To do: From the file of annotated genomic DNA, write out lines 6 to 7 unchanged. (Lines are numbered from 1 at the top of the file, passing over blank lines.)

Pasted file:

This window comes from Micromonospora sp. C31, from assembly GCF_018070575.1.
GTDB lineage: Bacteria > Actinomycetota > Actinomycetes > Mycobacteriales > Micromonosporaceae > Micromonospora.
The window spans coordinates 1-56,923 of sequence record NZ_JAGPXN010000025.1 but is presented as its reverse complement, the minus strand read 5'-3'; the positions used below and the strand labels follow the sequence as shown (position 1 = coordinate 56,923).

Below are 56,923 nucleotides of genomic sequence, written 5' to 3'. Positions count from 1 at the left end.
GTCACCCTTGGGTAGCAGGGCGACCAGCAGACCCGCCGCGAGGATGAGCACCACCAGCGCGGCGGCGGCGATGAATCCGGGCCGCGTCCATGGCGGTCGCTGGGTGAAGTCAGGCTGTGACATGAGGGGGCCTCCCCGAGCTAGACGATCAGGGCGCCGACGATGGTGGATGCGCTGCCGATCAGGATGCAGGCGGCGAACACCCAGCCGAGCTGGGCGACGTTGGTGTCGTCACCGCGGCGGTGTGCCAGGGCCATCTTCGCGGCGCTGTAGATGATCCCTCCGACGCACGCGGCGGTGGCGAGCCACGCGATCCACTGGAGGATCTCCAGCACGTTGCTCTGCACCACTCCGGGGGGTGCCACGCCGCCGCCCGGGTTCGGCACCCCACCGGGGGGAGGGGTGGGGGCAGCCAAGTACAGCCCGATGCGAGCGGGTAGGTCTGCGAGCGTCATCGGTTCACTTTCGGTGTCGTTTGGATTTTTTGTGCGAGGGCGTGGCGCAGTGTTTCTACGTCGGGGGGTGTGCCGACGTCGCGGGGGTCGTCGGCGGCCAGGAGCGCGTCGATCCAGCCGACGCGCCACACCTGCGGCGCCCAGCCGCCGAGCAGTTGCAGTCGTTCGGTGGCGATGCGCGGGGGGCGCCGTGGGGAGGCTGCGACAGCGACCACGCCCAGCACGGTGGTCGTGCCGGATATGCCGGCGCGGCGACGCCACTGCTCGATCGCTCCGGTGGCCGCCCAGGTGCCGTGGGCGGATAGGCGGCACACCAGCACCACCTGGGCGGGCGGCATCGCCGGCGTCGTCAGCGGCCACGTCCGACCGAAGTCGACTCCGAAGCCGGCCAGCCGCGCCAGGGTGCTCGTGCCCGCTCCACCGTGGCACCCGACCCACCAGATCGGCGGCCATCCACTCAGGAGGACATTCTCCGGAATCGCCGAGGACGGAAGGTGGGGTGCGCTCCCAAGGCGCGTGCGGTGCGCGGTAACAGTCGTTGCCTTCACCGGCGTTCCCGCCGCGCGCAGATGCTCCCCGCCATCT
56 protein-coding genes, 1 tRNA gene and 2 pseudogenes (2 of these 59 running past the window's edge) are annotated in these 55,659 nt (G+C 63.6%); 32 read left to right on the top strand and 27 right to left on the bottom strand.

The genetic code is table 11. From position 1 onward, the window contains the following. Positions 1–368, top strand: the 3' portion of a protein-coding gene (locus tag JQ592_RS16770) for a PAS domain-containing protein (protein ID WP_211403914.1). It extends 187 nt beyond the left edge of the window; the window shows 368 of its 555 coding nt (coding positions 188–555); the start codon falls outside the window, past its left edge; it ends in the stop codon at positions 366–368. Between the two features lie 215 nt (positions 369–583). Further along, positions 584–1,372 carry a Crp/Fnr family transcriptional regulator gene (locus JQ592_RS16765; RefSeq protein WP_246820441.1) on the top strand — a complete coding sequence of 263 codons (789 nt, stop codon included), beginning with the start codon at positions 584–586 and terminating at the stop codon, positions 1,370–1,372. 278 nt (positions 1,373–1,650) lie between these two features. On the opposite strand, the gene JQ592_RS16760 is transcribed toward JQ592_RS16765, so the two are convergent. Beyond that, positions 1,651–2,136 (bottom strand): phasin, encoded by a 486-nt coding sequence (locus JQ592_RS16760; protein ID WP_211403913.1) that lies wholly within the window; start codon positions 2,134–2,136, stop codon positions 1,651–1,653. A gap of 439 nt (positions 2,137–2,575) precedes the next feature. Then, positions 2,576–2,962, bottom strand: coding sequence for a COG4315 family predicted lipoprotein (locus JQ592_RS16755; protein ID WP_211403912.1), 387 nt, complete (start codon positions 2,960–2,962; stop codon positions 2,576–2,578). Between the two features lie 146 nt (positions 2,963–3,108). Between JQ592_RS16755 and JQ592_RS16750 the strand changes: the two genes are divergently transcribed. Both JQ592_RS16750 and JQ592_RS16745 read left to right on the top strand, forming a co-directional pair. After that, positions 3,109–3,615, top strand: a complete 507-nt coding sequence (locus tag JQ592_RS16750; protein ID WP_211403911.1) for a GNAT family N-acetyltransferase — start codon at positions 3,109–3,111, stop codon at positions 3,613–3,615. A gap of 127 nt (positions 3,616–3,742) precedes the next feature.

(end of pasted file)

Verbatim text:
56 protein-coding genes, 1 tRNA gene and 2 pseudogenes (2 of these 59 running past the window's edge) are annotated in these 55,659 nt (G+C 63.6%); 32 read left to right on the top strand and 27 right to left on the bottom strand.

The genetic code is table 11. From position 1 onward, the window contains the following. Positions 1–368, top strand: the 3' portion of a protein-coding gene (locus tag JQ592_RS16770) for a PAS domain-containing protein (protein ID WP_211403914.1). It extends 187 nt beyond the left edge of the window; the window shows 368 of its 555 coding nt (coding positions 188–555); the start codon falls outside the window, past its left edge; it ends in the stop codon at positions 366–368. Between the two features lie 215 nt (positions 369–583). Further along, positions 584–1,372 carry a Crp/Fnr family transcriptional regulator gene (locus JQ592_RS16765; RefSeq protein WP_246820441.1) on the top strand — a complete coding sequence of 263 codons (789 nt, stop codon included), beginning with the start codon at positions 584–586 and terminating at the stop codon, positions 1,370–1,372. 278 nt (positions 1,373–1,650) lie between these two features. On the opposite strand, the gene JQ592_RS16760 is transcribed toward JQ592_RS16765, so the two are convergent. Beyond that, positions 1,651–2,136 (bottom strand): phasin, encoded by a 486-nt coding sequence (locus JQ592_RS16760; protein ID WP_211403913.1) that lies wholly within the window; start codon positions 2,134–2,136, stop codon positions 1,651–1,653. A gap of 439 nt (positions 2,137–2,575) precedes the next feature. Then, positions 2,576–2,962, bottom strand: coding sequence for a COG4315 family predicted lipoprotein (locus JQ592_RS16755; protein ID WP_211403912.1), 387 nt, complete (start codon positions 2,960–2,962; stop codon positions 2,576–2,578). Between the two features lie 146 nt (positions 2,963–3,108). Between JQ592_RS16755 and JQ592_RS16750 the strand changes: the two genes are divergently transcribed. Both JQ592_RS16750 and JQ592_RS16745 read left to right on the top strand, forming a co-directional pair. After that, positions 3,109–3,615, top strand: a complete 507-nt coding sequence (locus tag JQ592_RS16750; protein ID WP_211403911.1) for a GNAT family N-acetyltransferase — start codon at positions 3,109–3,111, stop codon at positions 3,613–3,615. A gap of 127 nt (positions 3,616–3,742) precedes the next feature.